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  • Carefully selected locations that correspond to reality
  • The acting performance of the central character
  • Great cast of supporting roles – actors and actresses from Broadway
  • Working with the camera


  • slightly cliché (but interesting processing, so not quite)

We have an autobiographical musical awaited by musical fans, depicting the life of Jonathan Larson, a composer and playwright. This is due to the groundbreaking rock opera Rent, which opened the door to ethnic minorities, discusses current controversial topics and which has forever changed the view of the musical as such.

We find ourselves in the life of an early thirty-year-old artist who has a talent for creating songs about anything that comes to mind. The year is 1990, and like many composers and directors living in New York, he really wants to break through, which he eventually succeeds in doing. He dies the day before the premiere of his first successful performance, which is still played around the world.

But this film is all about accepting what life is like. And probably anyone who feels that they lost a lot of time during quarantine will find in this film exactly what they don’t even know they’re looking for.

The story is shot in the form of a narrative, for which Jonathan uses a variety of songs, which he composed during his life, and in which he does not see later use. The surprise for me was that even though it is an earlier work, the melodies are at least as catchy as the songs from Rent.

Good performances

The main feature of the film is Lin-Manuel Miranda, who has written two musicals so far (Hamilton and In the Heights), but this is the first time he has appeared as a film director and it cannot be said that he would disappoint. It’s clear that Jonathan knows the way he walked, and if you’ve ever had a dream to make a living from art (whether it was just the “phase” you grew out of over time, or you’re still secretly working on something that “once, maybe” or you actually live La Vie Boheme), some scenes will seem cut out of your life.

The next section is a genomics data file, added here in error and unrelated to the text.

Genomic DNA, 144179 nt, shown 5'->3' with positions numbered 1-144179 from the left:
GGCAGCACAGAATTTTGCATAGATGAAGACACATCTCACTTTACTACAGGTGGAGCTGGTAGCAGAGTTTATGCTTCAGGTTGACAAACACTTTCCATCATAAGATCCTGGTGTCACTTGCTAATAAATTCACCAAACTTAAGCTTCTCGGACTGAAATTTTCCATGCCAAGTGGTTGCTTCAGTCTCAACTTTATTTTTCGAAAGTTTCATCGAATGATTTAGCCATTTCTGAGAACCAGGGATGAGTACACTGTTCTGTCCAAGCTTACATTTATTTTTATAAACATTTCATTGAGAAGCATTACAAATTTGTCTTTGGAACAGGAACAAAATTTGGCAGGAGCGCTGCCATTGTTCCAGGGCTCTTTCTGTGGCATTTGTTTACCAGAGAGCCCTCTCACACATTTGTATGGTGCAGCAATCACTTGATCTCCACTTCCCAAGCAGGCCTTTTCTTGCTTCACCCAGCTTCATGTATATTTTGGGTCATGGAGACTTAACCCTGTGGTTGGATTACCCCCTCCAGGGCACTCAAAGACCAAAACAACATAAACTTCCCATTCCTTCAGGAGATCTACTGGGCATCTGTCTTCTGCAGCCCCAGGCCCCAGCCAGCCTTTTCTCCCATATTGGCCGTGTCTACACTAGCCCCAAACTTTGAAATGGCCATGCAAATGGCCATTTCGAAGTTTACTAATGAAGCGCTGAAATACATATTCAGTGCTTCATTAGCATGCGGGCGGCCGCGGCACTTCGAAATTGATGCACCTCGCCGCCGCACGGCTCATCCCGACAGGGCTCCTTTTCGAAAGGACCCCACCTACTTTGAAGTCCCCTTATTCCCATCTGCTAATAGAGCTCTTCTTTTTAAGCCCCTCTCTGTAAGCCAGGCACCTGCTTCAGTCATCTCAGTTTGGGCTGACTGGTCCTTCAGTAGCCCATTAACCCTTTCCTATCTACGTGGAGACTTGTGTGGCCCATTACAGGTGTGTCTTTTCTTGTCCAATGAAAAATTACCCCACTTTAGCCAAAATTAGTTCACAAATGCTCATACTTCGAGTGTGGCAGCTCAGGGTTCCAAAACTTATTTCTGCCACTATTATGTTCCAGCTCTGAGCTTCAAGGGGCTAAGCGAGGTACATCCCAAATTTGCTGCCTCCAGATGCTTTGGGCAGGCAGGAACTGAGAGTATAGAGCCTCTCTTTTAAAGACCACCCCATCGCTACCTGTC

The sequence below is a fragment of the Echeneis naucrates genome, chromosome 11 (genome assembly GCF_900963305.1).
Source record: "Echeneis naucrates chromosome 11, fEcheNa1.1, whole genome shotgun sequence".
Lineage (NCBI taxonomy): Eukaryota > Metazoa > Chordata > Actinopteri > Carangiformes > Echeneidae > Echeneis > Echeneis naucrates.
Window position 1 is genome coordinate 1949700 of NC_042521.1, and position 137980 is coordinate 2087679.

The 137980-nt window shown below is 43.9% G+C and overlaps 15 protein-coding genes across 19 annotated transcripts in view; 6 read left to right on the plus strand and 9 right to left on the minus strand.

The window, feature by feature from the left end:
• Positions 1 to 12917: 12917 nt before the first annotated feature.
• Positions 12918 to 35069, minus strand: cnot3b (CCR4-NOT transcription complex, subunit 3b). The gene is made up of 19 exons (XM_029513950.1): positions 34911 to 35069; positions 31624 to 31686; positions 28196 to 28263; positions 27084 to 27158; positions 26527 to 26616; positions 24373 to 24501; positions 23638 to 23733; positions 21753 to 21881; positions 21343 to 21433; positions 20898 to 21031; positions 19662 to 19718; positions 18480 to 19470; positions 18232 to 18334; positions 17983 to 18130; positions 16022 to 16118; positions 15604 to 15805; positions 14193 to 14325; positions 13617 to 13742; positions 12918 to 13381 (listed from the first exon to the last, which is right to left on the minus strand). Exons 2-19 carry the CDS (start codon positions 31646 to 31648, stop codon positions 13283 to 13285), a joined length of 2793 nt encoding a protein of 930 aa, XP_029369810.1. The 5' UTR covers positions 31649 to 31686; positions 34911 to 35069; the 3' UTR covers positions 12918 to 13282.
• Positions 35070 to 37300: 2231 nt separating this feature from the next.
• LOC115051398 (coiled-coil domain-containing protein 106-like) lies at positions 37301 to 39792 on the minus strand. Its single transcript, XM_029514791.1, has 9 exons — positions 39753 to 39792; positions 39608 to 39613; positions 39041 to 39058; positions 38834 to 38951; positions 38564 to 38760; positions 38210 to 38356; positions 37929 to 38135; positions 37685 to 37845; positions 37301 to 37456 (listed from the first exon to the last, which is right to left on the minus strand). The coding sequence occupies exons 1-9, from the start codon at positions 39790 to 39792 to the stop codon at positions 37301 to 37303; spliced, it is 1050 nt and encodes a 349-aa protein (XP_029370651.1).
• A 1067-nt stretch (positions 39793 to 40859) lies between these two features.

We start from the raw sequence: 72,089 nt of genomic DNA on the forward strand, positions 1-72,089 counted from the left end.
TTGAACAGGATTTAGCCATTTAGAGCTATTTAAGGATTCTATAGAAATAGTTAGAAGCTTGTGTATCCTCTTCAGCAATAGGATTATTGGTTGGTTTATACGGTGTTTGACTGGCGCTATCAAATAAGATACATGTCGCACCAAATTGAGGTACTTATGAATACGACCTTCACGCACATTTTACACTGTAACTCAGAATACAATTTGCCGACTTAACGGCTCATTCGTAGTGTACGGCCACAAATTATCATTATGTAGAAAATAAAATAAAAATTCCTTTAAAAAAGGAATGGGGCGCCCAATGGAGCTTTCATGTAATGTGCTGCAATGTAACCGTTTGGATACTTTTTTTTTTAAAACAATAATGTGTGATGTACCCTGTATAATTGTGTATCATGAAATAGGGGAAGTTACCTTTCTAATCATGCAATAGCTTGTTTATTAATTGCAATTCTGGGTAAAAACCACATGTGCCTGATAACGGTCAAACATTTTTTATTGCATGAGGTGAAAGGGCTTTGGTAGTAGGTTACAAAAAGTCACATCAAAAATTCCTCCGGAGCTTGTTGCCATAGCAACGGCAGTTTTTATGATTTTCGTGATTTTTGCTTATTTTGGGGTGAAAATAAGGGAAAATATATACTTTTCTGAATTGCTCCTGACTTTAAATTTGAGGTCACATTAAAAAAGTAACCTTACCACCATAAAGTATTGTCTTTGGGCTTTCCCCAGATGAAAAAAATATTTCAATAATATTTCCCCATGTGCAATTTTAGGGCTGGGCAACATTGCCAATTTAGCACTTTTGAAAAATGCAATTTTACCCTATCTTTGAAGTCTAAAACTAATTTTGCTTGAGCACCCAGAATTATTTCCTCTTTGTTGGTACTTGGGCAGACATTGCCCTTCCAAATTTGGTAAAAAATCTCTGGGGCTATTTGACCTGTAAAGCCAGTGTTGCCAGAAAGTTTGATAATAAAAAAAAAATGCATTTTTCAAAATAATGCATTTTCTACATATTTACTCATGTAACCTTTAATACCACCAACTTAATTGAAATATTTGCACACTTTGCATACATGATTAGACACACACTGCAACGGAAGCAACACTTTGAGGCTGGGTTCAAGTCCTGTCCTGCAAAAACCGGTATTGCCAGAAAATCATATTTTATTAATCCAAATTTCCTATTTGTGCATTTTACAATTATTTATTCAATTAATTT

Many currently cast actors are in the habit of playing different acting positions of their personalities. Andrew Garfield is one of those who is able to completely throw away his character and features and take on the role as if they were the person they are playing for the rest of their lives.

Garfield took on Jonathan’s energy, facial expressions, mannerisms and complete devotion to music with such vigor that one would say he must have been a musical fan for at least some part of his life. But no, for the role, he even had to learn the right musical singing technique and play the piano. Andrew Garfield got the role without the creative team knowing he could sing. Fortunately, he had some basics and musical hearing (this was discovered only after the first rehearsal, where Lin-Manuel Miranda threw a shoe at Andrew after he was relieved to find that he could sing).

In the past, Andrew Garfield has also acted as a theater actor, receiving the Tony Award for his performance in the seven-hour performance “Angels in America,” whose story explores virtually the same themes and takes place almost at the same time as Tick, Tick… ​​Boom !; this explains the naturalness with which he accepts the world of his own as such. His mother died of cancer two years ago, and it is clear that he accepts all the pain the main character experiences as his own.

No sacrifice

Tick, Tick Boom differs from many musicals created in the last few years in that the story does not fall victim to the musical genre, but, on the contrary, benefits from the fact that it is a musical. We are in the mind of an artist for whom music is everything and the maximum use of imagination is the order of the day, so we are offered an infinite space that can be bent as much as needed. These interventions do not harm the story in any way, because they are part of his life.

Thanks to songs that sometimes intertwine with dialogue, more levels are created in the story. The layers of the film increase the viewer’s sympathy and ability to identify with the main character. The real events that are the axis of the whole film can have the same effect as freshly peeled onions due to their layering.

Compared to the rest of this year’s film musicals, this film currently ranks high on the list.

Tick, Tick… Boom!

  • Original name: Tick, Tick … Boom!
  • Biographical drama / Musical
  • from 19.11.2021
  • CZ subtitles
  • Netflix

Special: Netflix

Netflix is ​​a popular video streaming service. In addition to the movies, series and documentaries he buys, he also produces his own content. There are also many popular Czech films, a large part of foreign production contains Czech subtitles, some titles also have Czech dubbing.

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